In the wake of the Steubenville High School students who were convicted of raping a sixteen year old girl, the internet has bounced me from blog to blog, from article to article…
I’m overloaded, and raw, and thoughtful, and angry, and strangely stirred.
The internet is on fire and I’m glad. The term “rape culture” has never seen so much play. Turns out everyone’s got a lot to say. Reactions have been divided and loud… but we need reactions – we need discussion, because something that happens as often as sexual assault should have gotten a hell of a lot more discussion a lot sooner. In fact, let’s all keep talking about it until everyone is so exhausted hearing about it that no one ever rapes again.
There has been a lot of the usual victim blaming in this case, and most of the media coverage has been about the loss of the “promising futures” the convicted boys had ahead of them. The general reaction to the media coverage from the blogosphere seems to be “How did this even happen?” “Glad the rapists will pay for their crime.” and “Holy Rape Culture, Steubenville!”.
Presently, I am struck by the lack of humanizing the young girl who survived the rape. She was violated, photographed, and then those pictures were distributed far and wide – accompanied by various disgusting jokes. Whatever trust she had in the world around her has been violently ripped away, and it’s likely she’ll spend a lifetime healing from this.
I, like many, are shocked at the coverage, sympathy, and rallying behind the rapists. Most of all, I am ill over the arrogance of these football players and those that surrounded them – the arrogance that made them think it was okay to violate another human being the way they did, and the culture that led these boys to believe that what they were doing wasn’t all that wrong – that allowed the complete dehumanization of a young girl.
The rape culture is alive and well. Women are still often portrayed as objects… to be owned or given… to be controlled. Objects aren’t human. Kicking a box is a lot more acceptable to the mind than kicking a person. These football players were raised in a culture that values violence and aggression in its masculinity. They were town football heroes – “better than” and “powerful”. They also sadly ended up doing one of the least masculine things there is – taking advantage of the weak. When they came across a young girl sick from alcohol and barely conscious, where was the masculine urge to protect? When friends witnessed the violation of this girl, where was the instinct to be brave… to stop it… to fight for someone who couldn’t?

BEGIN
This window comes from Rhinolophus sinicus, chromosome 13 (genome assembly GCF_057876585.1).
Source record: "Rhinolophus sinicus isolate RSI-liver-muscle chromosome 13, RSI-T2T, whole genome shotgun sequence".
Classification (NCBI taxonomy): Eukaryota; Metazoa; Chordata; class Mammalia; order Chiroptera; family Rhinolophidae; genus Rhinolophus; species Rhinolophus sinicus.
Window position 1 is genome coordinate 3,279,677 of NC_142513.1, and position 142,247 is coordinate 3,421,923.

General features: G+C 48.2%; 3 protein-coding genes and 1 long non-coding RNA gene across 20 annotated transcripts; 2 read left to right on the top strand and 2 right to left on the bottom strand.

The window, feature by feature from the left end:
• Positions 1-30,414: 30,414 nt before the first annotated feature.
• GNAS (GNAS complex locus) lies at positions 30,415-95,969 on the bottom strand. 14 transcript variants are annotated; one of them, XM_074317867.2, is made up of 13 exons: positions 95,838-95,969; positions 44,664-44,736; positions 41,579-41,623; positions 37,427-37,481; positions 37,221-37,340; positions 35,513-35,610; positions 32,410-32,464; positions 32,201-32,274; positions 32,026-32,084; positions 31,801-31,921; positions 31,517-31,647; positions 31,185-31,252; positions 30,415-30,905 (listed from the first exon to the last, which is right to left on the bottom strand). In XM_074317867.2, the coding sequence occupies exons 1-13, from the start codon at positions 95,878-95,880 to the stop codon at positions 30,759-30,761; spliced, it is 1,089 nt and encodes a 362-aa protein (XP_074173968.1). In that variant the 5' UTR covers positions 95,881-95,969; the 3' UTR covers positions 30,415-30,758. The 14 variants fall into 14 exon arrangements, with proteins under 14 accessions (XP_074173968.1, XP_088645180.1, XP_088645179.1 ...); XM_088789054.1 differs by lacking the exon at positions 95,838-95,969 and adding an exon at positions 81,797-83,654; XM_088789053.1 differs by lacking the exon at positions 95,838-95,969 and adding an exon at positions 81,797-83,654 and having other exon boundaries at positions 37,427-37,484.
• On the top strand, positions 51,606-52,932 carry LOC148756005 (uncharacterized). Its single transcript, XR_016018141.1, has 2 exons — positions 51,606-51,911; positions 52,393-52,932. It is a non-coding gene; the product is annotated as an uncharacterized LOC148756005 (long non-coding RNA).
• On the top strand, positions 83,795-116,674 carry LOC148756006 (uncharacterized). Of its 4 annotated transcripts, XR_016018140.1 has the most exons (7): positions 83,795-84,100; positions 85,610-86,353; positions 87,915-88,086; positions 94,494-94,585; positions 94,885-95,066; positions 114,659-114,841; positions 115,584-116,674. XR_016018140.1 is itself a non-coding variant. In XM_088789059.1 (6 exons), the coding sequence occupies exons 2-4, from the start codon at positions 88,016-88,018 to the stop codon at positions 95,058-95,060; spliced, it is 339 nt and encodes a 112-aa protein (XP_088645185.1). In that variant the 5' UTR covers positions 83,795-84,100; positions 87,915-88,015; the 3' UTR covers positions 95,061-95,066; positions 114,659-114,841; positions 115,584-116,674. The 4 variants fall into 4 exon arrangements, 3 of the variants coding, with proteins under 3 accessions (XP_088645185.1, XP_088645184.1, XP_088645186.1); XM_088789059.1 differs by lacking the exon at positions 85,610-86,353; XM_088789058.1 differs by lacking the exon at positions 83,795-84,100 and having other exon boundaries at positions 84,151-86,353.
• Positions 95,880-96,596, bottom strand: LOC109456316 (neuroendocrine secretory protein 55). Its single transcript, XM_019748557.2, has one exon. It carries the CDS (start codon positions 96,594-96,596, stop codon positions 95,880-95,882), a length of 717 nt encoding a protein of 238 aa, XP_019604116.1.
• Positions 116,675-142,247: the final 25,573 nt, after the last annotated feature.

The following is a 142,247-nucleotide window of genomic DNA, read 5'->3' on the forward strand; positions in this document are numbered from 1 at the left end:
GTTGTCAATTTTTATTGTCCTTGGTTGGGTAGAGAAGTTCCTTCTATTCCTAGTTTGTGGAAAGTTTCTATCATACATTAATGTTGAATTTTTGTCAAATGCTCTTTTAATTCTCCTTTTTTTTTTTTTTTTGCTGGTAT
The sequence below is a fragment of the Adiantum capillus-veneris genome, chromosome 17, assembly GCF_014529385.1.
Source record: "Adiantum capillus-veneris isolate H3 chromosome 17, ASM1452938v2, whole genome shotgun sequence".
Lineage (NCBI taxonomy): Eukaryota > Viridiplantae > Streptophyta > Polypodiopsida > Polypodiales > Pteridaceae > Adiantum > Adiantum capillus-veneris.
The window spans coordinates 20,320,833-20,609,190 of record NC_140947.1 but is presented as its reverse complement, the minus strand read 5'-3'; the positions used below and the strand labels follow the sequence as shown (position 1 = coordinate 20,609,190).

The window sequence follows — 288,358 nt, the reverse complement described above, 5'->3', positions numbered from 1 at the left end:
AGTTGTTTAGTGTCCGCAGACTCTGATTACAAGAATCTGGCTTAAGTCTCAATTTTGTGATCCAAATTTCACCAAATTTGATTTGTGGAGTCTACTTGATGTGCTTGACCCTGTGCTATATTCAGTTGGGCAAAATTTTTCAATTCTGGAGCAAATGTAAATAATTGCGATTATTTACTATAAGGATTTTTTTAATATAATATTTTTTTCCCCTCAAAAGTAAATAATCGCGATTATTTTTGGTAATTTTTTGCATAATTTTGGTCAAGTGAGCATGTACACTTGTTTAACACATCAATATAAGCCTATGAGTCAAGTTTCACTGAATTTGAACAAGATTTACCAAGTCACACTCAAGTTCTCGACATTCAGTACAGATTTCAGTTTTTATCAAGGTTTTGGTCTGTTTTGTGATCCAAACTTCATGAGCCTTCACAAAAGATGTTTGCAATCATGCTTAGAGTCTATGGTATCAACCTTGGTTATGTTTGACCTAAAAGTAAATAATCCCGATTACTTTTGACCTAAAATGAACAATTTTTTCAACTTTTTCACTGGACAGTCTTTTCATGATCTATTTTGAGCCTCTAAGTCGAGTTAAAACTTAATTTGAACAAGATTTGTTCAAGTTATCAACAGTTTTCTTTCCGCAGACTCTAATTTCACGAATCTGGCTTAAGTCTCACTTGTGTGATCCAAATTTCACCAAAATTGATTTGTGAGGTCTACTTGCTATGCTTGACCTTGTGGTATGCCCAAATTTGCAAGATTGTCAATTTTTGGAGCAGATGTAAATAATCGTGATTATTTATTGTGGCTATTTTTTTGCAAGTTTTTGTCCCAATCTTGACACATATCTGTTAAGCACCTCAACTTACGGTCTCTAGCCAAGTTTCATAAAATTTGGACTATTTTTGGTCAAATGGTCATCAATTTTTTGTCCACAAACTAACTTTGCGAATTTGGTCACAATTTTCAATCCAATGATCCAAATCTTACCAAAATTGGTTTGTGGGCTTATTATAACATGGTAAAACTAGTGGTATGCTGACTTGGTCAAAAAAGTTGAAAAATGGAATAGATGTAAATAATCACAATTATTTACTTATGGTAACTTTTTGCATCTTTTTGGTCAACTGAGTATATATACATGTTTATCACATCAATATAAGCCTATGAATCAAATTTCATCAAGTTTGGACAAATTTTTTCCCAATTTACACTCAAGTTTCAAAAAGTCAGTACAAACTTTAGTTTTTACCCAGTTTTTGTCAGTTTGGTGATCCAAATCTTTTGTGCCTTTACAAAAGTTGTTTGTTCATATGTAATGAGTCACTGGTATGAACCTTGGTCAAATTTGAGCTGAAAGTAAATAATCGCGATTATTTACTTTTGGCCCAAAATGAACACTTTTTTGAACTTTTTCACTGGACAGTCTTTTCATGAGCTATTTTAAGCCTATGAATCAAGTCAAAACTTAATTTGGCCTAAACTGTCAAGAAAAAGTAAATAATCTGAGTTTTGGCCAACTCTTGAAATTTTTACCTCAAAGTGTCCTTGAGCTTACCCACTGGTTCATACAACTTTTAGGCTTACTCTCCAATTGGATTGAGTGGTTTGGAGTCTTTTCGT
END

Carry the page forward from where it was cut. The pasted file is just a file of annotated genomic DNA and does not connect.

A friend in the Steubenville case on the night of the party fought to take keys away from a friend who was going to drive home drunk. Moments later he walked in on a naked girl sprawled on the floor being violated and did nothing.
Yes, the rape culture is alive and well, but I haven’t lost hope.
As a feminist and a survivor, I not too long ago realized why I gave birth to boys… and not the girl I always wanted. Any true change in the rape culture must and will come from the men and future men. Rape is not a women’s issue. Rape is a man’s issue. Trying to teach our daughters not to be raped will never change the culture. We must teach our sons not to rape.
More and more parents, like myself, are steering away from gender stereotyping our young kids. I am teaching empathy and compassion. I am not valuing aggression simply because my kids are male. I am emphasizing respect for fellow human beings and honoring both (classically defined) feminine and male qualities. As my boys get older, I’m hoping to foster the knowledge that violence toward another person is usually done by the weak and out of control.
They will know that the strong take care of the less strong…
and that they can never be brave without first being afraid.
They will always know that they are loved, that they are worthy, and that others are worthy too.
They will know that no person is “less than” another because of their color, sexual preference, or gender.
When they are age appropriate, I will talk to them about sex…
and I will talk to them about rape - because the two are not the same…
and some day a very long time from now, I will tell them about what happened to their mother.
I have no reason to be ashamed of it,
and they should have every reason to want to change it.
We can actually teach our sons not to rape. We can teach them to step up, and speak out against rape (and any other violent dehumanizing act). The groundwork for human decency starts at a young age.
When you truly see someone else as a fellow human being – as an equal, an act like rape is unfathomable – it doesn’t make sense.
We can teach our children to hold the door open for someone, and to cover their mouths when they sneeze. We can teach them to shovel snow off of an an ill neighbor’s driveway. We can teach them to hold a crying friend’s hand. We can teach them to tell the truth. We can teach them not to rape.
This past week has brought a slew of blog posts from parents on rape culture and boys… and how to change it.
There is a new generation of boys rising, and mine will be among them.
I believe it is possible that someday…
and common decency
will be more common than rape.
** Some posts on the subject I recommend:
- Henry Rollins Comments on the Steubenville Rape Verdict - UnderTheGunReview.net
- What You Really Need To Tell Teens About Sexual Assault – TheArtfulFlower.blogspot.com
- Friends Don’t Let Friends Rape – LateEnough.com
- Prevent Another Steubenville: What All Mothers Must Do For Their Sons - HuffPost Parents